The catch-22 holding back Britain’s youth

Our young people need businesses to take a fresh look at them – and at work experience, writes Crossrail's Valerie Todd.

The UK economy has struggled through recessions and weak recoveries for some time now, with uncertain hints of growth every few months. No one feels the impact of this more than young people, who have fewer opportunities than ever before to find jobs and get into work. There is an urgent need to create more job opportunities for young people, even if our finance teams shake their heads disapprovingly. Not doing so fails ultimately fails everyone.

Word of mouth communication is now the number one recruitment channel for employers. But this doesn’t work well for young people, who haven’t yet had time to build the right contacts, networks and social capital. Recruitment needs to become less about who you know, and more about what you know and what you can do. Otherwise, young people miss out – and so do employers.

Another structural barrier is experience. Contrary to popular belief, most employers who take on young people straight from education find them well prepared for work. Yet most businesses attach great value to experience when recruiting, to the detriment of other qualities such as attitude, common sense and willingness to learn. Lack of experience is the top reason why employers reject young hopefuls’ job applications. And there’s only one cure for it. A job.

Yet other structural changes have meant that the sorts of job where young people used to get their starts have been on the wane.  My first job doesn’t exist anymore. Does yours? With only one in four employers offering work experience and the intense competition for Saturday jobs, young people today are stuck in a catch-22 situation. 

Perhaps what we need is a refreshed understanding of work experience. Work experience needn’t just be a two-week placement in the summer holidays,  Employers can assist young people in a wide variety of ways,  for example through it can also include careers talks, site visits, help with interview technique,  and mentoring. The New Statesman is a great example of creative thinking about work experience.  Recognising that many graduates aren’t able to relocate for an internship, they are trialling "virtual work experience" placements. Editors mentor graduates remotely, working with them to develop their writing and publish articles on the New Statesman website. This kind of flexibility could give employers, especially smaller businesses who are starved of time and resource, more choice around how to build work experience and when and where to host it. It might also mean fewer 16 year-olds whose "work experience" consists of introducing hot water to tea bags. 

The shape of the labour market is also loaded against young people trying to get a job. Although the recession has led to subdued recruitment activity generally, employment in managerial and professional roles has grown by over 900,000 – and this growth is forecast to continue. Unfortunately, employers who specialise in these jobs don’t tend to recruit young people. When they do, they focus on graduates. We need to create more non-graduate routes into this kind of high skill work. Apprenticeships are a huge part of the solution here. Last week was National Apprenticeship Week; hopefully it served to emphasise the benefits apprentices can bring to business.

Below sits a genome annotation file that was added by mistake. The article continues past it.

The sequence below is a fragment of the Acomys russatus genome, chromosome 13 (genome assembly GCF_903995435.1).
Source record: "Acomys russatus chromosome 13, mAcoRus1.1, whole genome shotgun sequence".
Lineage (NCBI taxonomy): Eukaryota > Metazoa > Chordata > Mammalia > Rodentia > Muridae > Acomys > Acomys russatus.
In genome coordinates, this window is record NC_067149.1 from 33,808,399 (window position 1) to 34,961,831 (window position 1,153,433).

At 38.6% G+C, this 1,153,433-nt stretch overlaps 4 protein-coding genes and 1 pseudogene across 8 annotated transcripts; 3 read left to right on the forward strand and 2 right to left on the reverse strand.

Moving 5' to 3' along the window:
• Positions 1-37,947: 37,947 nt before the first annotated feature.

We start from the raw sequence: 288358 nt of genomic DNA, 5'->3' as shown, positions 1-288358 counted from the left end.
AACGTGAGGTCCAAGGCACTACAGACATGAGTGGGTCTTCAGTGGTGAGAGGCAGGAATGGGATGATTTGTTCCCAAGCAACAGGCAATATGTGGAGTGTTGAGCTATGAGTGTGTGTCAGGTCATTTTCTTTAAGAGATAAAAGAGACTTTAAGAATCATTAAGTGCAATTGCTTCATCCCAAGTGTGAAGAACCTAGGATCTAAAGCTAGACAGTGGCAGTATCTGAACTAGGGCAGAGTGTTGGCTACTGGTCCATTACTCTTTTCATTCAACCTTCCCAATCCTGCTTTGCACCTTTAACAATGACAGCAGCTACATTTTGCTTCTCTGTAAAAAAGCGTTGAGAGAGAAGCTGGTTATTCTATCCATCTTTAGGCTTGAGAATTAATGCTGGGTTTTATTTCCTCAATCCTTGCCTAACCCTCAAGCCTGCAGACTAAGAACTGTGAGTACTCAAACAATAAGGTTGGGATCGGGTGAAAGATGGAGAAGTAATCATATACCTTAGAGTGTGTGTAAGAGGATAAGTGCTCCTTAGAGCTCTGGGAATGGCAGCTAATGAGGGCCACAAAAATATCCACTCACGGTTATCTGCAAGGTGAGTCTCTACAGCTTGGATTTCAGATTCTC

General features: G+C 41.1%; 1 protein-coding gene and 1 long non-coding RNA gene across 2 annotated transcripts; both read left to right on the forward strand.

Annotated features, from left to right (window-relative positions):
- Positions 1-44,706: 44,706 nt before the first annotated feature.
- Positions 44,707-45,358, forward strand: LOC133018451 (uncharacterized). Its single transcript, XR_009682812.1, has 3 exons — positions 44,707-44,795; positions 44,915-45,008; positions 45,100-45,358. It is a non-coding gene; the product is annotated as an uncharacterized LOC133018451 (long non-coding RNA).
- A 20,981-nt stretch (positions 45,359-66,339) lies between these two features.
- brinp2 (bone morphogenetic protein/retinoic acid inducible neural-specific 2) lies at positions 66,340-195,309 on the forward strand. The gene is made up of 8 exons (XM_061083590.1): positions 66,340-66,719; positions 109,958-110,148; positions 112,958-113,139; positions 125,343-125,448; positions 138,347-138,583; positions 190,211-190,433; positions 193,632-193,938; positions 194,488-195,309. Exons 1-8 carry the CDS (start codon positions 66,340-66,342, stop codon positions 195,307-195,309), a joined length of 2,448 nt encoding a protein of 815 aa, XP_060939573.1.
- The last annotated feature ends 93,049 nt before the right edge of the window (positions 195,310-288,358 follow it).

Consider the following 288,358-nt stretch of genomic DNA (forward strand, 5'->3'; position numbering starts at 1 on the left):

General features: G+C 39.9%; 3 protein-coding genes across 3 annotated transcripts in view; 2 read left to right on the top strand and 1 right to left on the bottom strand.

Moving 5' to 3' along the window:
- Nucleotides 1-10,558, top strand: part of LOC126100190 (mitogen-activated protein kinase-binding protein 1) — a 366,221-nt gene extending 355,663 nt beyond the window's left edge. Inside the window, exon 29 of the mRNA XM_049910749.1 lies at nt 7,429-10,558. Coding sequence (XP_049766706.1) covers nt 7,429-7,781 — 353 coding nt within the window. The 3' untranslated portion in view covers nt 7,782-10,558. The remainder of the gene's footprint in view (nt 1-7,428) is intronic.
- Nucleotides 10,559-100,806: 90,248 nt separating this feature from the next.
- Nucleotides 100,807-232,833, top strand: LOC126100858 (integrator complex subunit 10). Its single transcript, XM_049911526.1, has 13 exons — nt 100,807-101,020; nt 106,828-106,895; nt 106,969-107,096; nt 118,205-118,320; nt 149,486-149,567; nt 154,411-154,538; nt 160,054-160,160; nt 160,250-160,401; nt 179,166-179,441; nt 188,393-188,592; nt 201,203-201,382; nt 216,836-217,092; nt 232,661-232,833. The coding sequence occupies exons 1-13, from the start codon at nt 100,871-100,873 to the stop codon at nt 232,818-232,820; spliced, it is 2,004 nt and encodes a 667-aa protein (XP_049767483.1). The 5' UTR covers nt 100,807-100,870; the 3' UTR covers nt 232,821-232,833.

At Crossrail, our passion for investing in young people is genuine and runs throughout whole business. Our pre-apprenticeship training, apprenticeship programmes and work placement schemes are creating a new generation of talent not only for Crossrail but for the wider UK construction industry. At TUCA (the Tunnelling and Underground Construction Academy) in Ilford, we have created a centre of excellence in tunnelling skills that will ensure that UK employees are in demand for major infrastructure programmes all over the world. What I have seen of our young apprentices leaves me with no doubt as to how vital they are to the business. They are enthusiastic, loyal and quick to learn. And, being from a technically minded generation, they are better than most at working with the computers and controls needed in tunnelling and construction.

There are so many challenges for young people trying to get into work today. I believe it’s time for the government, employers, schools and colleges to come together and tackle the youth employment challenge head on. If not, the economy risks losing out on the talent and skills of nearly a million young people. If that’s not bad enough, the consequences for young people themselves will be far more serious and long lasting.

The Crossrail shaft at Farringdon. Crossrail has trained a generation of tunnelling experts. Photograph: Getty Images

Valerie Todd is the talent and resources director for Crossrail.

Getty
Show Hide image

Air pollution: 5 steps to vanquishing an invisible killer

A new report looks at the economics of air pollution.